I had the opportunity this month to participate in the Ethical Living Challenge, a program created by Emma Crane, a 19-year-old student at the University of Melbourne. For 21 days, participants receive informative content and challenges on topics related to ethical living. A sampling of the topics: ethical travel, chocolate, shopping for ethically produced fashion and electronics. The project is an easy way to learn more about Fair Trade and ethically produced goods. What I liked most is how the program focused on what you can do to make a difference. After reading about the environmental and social impact of industries we support, it can make a shopper feel disheartened to say the least. So instead of feeling guilty about our consumption habits, why not change a thing or seven?
After reading the topics, I gathered a list of my top achievable ways to live and shop more ethically.
7 Ways to Live More Ethically
1. Chocolate. Buy and eat more Fair Trade chocolate! Fair Trade is a standard of ethical business transaction that ensures that everyone gets a fair wage and safe working conditions. I learned from the Ethical Living Challenge that over 100,000 child laborers work in unjust conditions in Cote d-Ivoire, where half the world’s cocoa is sourced. Some delicious brands of Fair Trade chocolate are Alter Eco, Divine and Green & Black.
2. Coffee and Tea. I love tea. But like chocolate, it’s often not sourced in ways that are good to the workers. Look for Fair Trade coffee and teas, or even teas grown in the U.S. like Harney and Sons’ peppermint tea. And shade grown coffee is better for the environment, so try to buy that when you can.
3. Cut back on sugar. You might already be watching your sugar intake for your health, but did you know that sugar is another industry that employs child labor? There isn’t much good news as far as worldwide sugar farming is concerned, so that’s just more incentive to try healthy treats instead.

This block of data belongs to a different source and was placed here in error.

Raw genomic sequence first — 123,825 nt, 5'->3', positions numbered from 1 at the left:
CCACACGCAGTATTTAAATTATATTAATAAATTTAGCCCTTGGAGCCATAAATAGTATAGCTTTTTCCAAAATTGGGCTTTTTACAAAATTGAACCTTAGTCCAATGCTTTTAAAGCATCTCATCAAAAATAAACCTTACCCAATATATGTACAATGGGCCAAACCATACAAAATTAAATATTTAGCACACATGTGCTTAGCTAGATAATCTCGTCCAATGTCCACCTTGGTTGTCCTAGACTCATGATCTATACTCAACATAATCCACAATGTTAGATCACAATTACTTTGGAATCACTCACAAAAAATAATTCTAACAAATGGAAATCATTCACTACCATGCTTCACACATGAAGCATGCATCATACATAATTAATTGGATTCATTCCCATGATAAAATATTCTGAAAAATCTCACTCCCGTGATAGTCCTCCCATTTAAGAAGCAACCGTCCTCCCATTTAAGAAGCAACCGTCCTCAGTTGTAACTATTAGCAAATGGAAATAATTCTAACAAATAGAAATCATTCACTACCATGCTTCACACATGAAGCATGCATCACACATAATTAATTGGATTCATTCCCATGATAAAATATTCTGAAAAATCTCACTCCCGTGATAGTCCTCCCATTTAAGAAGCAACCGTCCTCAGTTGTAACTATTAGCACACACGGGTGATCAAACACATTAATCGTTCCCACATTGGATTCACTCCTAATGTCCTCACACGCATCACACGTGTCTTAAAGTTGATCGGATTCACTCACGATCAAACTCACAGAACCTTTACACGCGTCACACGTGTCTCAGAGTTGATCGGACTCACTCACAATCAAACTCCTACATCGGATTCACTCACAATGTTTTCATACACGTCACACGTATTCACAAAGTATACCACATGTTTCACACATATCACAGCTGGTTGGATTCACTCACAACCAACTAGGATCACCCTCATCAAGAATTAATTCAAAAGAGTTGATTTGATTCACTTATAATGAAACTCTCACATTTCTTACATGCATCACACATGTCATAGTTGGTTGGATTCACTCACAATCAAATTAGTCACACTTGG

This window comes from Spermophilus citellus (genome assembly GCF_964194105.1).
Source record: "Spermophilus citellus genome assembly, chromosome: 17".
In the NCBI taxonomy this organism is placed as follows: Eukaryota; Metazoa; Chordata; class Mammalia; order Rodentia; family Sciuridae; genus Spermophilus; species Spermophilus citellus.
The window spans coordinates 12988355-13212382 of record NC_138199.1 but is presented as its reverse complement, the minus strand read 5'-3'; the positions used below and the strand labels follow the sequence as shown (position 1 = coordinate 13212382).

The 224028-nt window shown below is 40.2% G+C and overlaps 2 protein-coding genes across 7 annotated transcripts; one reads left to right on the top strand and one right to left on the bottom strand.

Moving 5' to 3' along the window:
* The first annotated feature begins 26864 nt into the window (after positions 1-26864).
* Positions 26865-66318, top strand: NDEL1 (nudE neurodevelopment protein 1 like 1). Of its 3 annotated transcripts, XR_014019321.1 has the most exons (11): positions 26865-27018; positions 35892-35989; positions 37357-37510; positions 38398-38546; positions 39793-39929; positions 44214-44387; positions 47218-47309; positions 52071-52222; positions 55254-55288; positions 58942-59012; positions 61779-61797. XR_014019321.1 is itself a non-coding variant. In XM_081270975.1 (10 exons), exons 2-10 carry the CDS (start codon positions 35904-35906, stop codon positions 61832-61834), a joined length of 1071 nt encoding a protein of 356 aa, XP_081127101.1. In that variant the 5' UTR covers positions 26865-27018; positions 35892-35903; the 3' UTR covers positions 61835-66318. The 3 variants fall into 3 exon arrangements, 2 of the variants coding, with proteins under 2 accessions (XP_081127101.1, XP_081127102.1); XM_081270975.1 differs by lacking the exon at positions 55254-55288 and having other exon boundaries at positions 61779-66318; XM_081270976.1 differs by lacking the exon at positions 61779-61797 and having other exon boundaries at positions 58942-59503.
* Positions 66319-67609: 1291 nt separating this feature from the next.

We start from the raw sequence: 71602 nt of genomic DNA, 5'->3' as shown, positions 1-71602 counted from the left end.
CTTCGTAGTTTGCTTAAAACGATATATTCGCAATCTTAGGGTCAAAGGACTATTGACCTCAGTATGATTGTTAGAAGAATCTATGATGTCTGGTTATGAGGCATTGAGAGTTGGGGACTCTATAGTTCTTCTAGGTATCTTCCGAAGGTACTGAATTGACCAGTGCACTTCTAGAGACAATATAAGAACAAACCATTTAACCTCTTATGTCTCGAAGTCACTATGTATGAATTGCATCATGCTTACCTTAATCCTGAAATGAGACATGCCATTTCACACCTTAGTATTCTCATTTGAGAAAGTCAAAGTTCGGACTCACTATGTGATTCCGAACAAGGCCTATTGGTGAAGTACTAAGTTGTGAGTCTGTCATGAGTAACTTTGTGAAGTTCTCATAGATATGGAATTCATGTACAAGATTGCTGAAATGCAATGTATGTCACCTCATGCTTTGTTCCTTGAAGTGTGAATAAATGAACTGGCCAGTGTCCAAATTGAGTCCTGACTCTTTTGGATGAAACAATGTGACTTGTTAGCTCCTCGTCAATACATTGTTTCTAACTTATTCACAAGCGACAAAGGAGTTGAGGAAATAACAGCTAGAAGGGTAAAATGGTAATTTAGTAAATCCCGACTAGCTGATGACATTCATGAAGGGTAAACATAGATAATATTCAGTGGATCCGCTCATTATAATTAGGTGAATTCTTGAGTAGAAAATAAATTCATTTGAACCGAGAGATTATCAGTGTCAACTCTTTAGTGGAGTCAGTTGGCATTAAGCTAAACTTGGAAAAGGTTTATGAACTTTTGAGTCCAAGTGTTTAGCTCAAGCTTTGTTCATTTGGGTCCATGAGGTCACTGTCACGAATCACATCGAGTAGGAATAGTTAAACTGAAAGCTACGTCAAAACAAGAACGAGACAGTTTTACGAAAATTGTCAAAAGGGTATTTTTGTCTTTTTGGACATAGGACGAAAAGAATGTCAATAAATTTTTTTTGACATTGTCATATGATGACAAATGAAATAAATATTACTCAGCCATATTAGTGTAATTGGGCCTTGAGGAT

4. Change your fashion choices. Producing textiles requires massive amounts of water, and cotton production uses $2 billion worth of pesticides annually. Choosing organic fibers, making clothing you have last, and upcycling are a few ways to reduce the impact.
5. Shoes. Another dark side of the fashion industry is the child labor and chemicals used in shoe production. You’ve probably heard of TOMS shoes and their ethical enterprise work. Vegan shoes and shoes from recycled materials are also good choices.
6. Travel ethically. The places we travel and what we do there can be another opportunity to live more ethically. Some questions posed by the Ethical Living Project to help make conscious tourism choices include: How is tourism there harming or helping the environment? Can you find ethical accommodation? Are there ethical tour companies you could use? Are there Fair Trade businesses you can support while you’re there? Researching these questions before you go will mean a more ethical travel experience.
7. Switch beauty products. Animal testing, over-harvesting of plant ingredients, and the use of toxic chemicals are some of the compelling reasons to be very careful about what cosmetics and toiletries we purchase. Look for cruelty free, organic, or locally-made artisan products to incorporate into your beauty routine. I’ve written about brands I like including InstaNatural, Rejuvenique, and Pura d’Or. Two of my other go-to brands, Acure and Andalou Naturals, are shown below.
Do any of these inspire you? Just changing one thing can make a big impact.